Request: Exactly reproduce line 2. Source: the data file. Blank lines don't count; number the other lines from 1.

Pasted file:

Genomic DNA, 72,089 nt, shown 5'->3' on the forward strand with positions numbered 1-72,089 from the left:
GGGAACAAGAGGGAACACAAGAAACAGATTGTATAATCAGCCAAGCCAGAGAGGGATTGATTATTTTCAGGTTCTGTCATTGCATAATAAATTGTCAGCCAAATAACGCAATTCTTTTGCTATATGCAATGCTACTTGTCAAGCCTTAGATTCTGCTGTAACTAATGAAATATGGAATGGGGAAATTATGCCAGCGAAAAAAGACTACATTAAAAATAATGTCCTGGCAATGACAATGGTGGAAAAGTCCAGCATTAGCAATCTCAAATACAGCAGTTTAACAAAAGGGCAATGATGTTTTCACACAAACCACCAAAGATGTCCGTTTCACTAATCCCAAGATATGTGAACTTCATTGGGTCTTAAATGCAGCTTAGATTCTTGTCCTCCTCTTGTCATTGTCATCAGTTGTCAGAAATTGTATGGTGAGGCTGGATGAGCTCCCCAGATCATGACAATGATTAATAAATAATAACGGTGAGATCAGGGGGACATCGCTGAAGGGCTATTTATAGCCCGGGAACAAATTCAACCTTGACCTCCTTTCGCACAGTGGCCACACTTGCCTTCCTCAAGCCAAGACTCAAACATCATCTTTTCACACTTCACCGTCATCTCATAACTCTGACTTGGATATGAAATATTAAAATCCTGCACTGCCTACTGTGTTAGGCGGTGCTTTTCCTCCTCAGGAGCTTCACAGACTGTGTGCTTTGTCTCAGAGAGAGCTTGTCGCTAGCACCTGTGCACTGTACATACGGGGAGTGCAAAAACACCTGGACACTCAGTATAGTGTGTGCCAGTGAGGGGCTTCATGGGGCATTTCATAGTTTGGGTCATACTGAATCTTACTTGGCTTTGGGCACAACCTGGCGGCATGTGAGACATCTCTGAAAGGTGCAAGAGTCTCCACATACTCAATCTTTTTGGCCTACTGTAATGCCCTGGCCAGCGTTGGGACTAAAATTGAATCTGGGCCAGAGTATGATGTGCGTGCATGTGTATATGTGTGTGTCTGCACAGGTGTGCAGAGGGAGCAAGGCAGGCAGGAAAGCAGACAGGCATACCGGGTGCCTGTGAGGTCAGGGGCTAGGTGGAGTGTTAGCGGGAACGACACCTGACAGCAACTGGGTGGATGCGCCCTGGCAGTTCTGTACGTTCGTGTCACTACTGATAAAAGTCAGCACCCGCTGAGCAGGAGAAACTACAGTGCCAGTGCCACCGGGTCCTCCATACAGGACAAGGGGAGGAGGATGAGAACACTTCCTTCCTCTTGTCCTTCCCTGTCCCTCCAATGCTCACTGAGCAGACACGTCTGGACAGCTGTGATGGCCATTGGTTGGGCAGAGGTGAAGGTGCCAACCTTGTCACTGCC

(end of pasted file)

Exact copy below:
GGGAACAAGAGGGAACACAAGAAACAGATTGTATAATCAGCCAAGCCAGAGAGGGATTGATTATTTTCAGGTTCTGTCATTGCATAATAAATTGTCAGCCAAATAACGCAATTCTTTTGCTATATGCAATGCTACTTGTCAAGCCTTAGATTCTGCTGTAACTAATGAAATATGGAATGGGGAAATTATGCCAGCGAAAAAAGACTACATTAAAAATAATGTCCTGGCAATGACAATGGTGGAAAAGTCCAGCATTAGCAATCTCAAATACAGCAGTTTAACAAAAGGGCAATGATGTTTTCACACAAACCACCAAAGATGTCCGTTTCACTAATCCCAAGATATGTGAACTTCATTGGGTCTTAAATGCAGCTTAGATTCTTGTCCTCCTCTTGTCATTGTCATCAGTTGTCAGAAATTGTATGGTGAGGCTGGATGAGCTCCCCAGATCATGACAATGATTAATAAATAATAACGGTGAGATCAGGGGGACATCGCTGAAGGGCTATTTATAGCCCGGGAACAAATTCAACCTTGACCTCCTTTCGCACAGTGGCCACACTTGCCTTCCTCAAGCCAAGACTCAAACATCATCTTTTCACACTTCACCGTCATCTCATAACTCTGACTTGGATATGAAATATTAAAATCCTGCACTGCCTACTGTGTTAGGCGGTGCTTTTCCTCCTCAGGAGCTTCACAGACTGTGTGCTTTGTCTCAGAGAGAGCTTGTCGCTAGCACCTGTGCACTGTACATACGGGGAGTGCAAAAACACCTGGACACTCAGTATAGTGTGTGCCAGTGAGGGGCTTCATGGGGCATTTCATAGTTTGGGTCATACTGAATCTTACTTGGCTTTGGGCACAACCTGGCGGCATGTGAGACATCTCTGAAAGGTGCAAGAGTCTCCACATACTCAATCTTTTTGGCCTACTGTAATGCCCTGGCCAGCGTTGGGACTAAAATTGAATCTGGGCCAGAGTATGATGTGCGTGCATGTGTATATGTGTGTGTCTGCACAGGTGTGCAGAGGGAGCAAGGCAGGCAGGAAAGCAGACAGGCATACCGGGTGCCTGTGAGGTCAGGGGCTAGGTGGAGTGTTAGCGGGAACGACACCTGACAGCAACTGGGTGGATGCGCCCTGGCAGTTCTGTACGTTCGTGTCACTACTGATAAAAGTCAGCACCCGCTGAGCAGGAGAAACTACAGTGCCAGTGCCACCGGGTCCTCCATACAGGACAAGGGGAGGAGGATGAGAACACTTCCTTCCTCTTGTCCTTCCCTGTCCCTCCAATGCTCACTGAGCAGACACGTCTGGACAGCTGTGATGGCCATTGGTTGGGCAGAGGTGAAGGTGCCAACCTTGTCACTGCC